The experimental device, called an "electrostatic micromachine scanning mirror for optical coherence tomography," is described in an article published in the April 15, 2003, issue of the research journal Optics Letters. Once approved for use in hospitals and clinics, it would provide a new capability for endoscopy procedures.
Using tiny electrically activated artificial muscle fibers to vibrate a goldcovered mirror only about 2 millimeters wide, the prototype device broadcasts a special kind of quasi-laser light that can not only scan internal organ surfaces but also penetrate just beneath the surface.
Key researchers in the miniaturization effort are Jason Zara, an assistant professor of engineering and applied science at George Washington, and Stephen Smith, a professor of biomedical engineering at Duke's Pratt School of Engineering in Durham, N.C.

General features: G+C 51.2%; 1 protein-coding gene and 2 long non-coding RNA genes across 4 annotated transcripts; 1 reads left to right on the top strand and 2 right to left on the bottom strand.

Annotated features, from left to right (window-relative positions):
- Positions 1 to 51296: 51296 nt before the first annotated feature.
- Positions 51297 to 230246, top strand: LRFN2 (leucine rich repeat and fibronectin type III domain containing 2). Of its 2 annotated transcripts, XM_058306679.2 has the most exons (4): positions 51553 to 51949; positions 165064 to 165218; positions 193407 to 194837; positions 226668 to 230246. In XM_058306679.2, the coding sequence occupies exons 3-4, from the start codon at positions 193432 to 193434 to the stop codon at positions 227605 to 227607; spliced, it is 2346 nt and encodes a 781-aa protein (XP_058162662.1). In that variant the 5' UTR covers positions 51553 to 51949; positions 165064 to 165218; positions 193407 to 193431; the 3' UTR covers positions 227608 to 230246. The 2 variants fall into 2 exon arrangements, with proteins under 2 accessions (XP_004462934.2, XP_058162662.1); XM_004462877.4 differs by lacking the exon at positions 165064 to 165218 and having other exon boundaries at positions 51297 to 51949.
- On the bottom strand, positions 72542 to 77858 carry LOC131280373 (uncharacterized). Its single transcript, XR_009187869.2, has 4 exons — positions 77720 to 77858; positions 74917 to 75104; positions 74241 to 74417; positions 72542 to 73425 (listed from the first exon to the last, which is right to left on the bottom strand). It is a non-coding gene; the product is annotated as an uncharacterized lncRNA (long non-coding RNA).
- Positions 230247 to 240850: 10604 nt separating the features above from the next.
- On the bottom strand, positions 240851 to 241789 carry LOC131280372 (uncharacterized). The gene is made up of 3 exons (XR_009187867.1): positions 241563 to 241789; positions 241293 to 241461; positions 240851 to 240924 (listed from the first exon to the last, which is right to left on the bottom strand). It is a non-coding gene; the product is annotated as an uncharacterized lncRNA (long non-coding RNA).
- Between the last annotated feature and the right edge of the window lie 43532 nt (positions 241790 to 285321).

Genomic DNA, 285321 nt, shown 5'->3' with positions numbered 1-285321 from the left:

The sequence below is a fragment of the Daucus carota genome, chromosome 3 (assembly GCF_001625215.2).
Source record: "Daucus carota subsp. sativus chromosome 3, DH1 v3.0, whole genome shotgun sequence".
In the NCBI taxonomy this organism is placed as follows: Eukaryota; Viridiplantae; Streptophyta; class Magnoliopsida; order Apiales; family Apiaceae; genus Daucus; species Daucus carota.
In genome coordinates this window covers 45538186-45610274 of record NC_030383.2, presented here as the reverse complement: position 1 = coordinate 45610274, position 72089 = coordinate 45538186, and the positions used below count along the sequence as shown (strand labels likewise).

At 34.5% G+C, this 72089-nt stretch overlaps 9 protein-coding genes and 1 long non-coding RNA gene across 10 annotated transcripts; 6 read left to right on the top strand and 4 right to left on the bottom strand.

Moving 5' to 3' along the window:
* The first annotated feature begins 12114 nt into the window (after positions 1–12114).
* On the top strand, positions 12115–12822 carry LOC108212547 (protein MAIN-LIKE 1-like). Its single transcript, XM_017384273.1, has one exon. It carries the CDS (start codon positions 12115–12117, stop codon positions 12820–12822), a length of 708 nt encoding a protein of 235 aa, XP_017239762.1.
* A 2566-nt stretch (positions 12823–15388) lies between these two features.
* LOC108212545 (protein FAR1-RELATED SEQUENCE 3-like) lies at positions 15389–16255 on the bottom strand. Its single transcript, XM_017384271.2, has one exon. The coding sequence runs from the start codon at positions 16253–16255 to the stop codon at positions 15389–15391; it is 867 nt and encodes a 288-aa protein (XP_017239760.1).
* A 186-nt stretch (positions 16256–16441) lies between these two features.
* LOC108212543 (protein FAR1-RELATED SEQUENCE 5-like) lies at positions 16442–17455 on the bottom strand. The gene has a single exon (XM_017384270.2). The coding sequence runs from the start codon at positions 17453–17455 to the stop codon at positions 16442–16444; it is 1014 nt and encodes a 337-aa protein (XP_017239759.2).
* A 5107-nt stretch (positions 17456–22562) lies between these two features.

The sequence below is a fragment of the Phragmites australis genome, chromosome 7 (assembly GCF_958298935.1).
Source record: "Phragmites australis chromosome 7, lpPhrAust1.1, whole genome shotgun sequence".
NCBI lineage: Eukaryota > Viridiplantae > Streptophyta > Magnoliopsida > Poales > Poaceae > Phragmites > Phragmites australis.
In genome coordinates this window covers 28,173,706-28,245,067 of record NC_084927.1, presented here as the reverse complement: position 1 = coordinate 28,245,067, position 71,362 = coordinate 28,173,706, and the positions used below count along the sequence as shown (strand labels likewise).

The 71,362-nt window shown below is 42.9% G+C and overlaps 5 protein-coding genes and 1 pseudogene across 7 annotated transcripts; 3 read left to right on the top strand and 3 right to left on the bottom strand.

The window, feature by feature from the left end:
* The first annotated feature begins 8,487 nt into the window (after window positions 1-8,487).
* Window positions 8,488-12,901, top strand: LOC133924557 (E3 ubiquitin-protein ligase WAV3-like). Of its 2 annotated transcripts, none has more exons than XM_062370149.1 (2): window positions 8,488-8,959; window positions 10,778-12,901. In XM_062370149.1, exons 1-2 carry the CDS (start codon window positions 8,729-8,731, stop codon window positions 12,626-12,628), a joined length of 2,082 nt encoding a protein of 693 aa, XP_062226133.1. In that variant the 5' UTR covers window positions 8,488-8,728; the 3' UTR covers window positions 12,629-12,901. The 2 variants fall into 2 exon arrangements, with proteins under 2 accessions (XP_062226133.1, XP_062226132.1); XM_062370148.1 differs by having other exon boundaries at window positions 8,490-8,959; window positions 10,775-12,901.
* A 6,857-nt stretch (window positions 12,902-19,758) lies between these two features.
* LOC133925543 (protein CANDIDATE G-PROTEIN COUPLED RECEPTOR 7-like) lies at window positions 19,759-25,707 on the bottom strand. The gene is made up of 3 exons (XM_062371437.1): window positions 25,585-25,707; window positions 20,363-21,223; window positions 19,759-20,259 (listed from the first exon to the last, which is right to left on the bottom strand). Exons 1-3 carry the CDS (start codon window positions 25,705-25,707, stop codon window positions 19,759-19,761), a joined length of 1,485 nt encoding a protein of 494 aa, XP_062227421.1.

"This new device has shown great promise for new diagnostic applications," said Zara, Smith's former graduate student at Duke who is lead author of the Optics Letter report. Co-authors include Smith; Joseph Izatt, an associate professor of biomedical engineering at Duke's Pratt School of Engineering; and Izatt's former graduate student Siavash Yazdanfar and former postdoctoral research associate K. Divakar Rao.
Izatt, who leads biophotonics research activities at the Pratt School's Fitzpatrick Center for Photonics and Communications Systems, is a leader in the budding optical scanning technology that Zara and Smith have scaled down to fit into catheters.